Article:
Welcome back to my blog series on what it's like to join a local CGOA chapter! I joined the Prince William County chapter of CGOA back in January, and I've been writing about what the experience has been like. You can find links to the whole series on this post.
One of the best things about learning how to crochet in the digital age is having a library of free resources at your fingertips! When you want to learn a new technique, all you need do is type the name of the technique in Google, and suddenly all the video and photo tutorials you could ever want are right in front of you.
But sometimes the photos are not clear, or the video is at a funny angle, and sometimes it would be really nice if the person who made the tutorial was just sitting right next to you telling you exactly what to do. Obviously that's just not going to happen in most cases, but on the bright side, your local guild chapter is a place you could go to meet crochet experts in your area who could potentially help you with whatever has left you baffled. And sometimes, the particular expertise that your local guild members have may surprise you.
At our last meeting, I had the pleasure of meeting Karen C. K. Ballard of Threadwinder. If you have ever read CGOA's newsletter Chain Link, you may have happened upon a regular column that focus on the history of crochet. This has been one of my favorite features of Chain Link, and as it turns out, it is written by none other than Karen Ballard!
This month she brought some of her antique collection for us to see. I was particularly interested her niddy noddies, which are tools that had been used since the Middle Ages for winding yarn into skeins. I believe she said her specimens likely date to the 1800s, but as the mother of a homeschooler who is learning about the Middle Ages and Renaissance this year, being able to connect that time period to my own craft was especially exciting (seriously, I'm totally geeking out over here).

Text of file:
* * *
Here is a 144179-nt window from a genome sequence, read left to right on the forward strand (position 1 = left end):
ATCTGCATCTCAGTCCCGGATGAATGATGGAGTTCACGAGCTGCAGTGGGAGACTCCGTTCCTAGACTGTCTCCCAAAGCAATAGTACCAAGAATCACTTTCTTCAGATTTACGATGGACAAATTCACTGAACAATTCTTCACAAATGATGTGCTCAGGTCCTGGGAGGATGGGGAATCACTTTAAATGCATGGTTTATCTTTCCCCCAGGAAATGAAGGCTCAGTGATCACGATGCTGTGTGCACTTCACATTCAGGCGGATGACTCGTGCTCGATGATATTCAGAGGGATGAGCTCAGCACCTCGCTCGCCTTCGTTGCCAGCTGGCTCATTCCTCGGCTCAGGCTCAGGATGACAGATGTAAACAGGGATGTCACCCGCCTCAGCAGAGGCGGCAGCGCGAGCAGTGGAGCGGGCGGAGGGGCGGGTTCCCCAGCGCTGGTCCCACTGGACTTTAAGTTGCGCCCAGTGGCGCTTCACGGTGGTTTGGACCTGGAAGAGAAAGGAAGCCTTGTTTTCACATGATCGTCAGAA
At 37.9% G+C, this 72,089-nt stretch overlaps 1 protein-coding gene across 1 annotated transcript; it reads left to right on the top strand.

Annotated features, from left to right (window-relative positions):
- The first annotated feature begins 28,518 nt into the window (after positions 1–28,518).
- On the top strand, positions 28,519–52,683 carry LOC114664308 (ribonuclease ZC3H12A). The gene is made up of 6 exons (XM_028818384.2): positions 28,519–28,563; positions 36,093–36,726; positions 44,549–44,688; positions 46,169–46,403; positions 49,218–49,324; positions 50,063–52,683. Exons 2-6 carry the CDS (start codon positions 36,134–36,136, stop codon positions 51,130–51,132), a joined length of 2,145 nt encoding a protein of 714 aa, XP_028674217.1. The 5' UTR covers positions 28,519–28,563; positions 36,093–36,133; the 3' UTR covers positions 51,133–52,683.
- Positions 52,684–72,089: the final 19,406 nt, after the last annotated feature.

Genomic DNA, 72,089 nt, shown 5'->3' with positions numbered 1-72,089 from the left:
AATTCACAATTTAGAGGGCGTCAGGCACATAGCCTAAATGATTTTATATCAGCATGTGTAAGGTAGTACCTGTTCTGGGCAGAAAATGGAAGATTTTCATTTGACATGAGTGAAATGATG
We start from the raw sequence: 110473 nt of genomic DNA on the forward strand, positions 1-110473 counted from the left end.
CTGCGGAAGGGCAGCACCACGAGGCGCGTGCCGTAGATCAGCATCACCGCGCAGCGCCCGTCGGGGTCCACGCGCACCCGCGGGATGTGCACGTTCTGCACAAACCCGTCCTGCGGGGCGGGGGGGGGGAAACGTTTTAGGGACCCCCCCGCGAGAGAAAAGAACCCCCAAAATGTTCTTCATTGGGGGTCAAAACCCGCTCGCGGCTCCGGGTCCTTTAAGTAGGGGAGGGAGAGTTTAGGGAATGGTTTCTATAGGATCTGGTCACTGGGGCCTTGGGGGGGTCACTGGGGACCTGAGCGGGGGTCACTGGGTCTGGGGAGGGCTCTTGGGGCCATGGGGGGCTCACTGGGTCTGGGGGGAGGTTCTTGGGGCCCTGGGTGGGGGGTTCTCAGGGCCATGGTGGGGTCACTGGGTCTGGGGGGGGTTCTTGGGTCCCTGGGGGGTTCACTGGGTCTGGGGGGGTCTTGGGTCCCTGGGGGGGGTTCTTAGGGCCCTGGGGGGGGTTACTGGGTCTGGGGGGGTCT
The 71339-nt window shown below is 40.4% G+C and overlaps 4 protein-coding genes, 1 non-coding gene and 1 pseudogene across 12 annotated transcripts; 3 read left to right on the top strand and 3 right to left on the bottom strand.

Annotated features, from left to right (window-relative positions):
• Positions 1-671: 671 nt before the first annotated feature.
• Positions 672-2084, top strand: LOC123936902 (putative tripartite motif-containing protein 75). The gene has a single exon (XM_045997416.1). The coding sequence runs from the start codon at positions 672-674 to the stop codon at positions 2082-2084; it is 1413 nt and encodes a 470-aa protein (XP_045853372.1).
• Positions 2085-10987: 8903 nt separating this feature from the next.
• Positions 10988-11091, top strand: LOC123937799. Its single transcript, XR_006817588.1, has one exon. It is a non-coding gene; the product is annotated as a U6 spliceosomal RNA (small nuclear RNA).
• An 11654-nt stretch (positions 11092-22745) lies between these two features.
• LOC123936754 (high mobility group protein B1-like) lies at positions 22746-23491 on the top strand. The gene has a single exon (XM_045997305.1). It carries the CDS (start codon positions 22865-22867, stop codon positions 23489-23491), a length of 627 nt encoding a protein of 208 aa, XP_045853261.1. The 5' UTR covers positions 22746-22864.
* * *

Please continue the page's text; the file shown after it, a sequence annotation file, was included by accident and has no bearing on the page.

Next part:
|Top to bottom: A wood swift, metal swift, and two niddy noddies.|
Now I realize that most of our local crochet experts probably won't have ancient crochet artifacts hiding in their garage, but Karen also brought to us news of some collaborative crochet projects we hadn't yet heard of. I'm sure most of us have heard of the famous hyperbolic crochet coral reef by now. Did you know that a hyperbolic crochet forest is also in the works? I didn't! It will be premiering at the Festival of the Mind in September 2016, so Karen brought her contribution to the project, a crochet stream complete with moss-covered pebbles and a waterfall, which she was busily trying to finish before the submission deadline.
As you can see, Karen (and many others in our chapter--we really have a fantastic group) is a real treasure, and you never know what treasures you will find at your local chapter until you go.
Karen, if you're reading this, you had mentioned at the last guild meeting some other collaborative projects which I unfortunately didn't write down. Would you mind sharing them with us in the comments?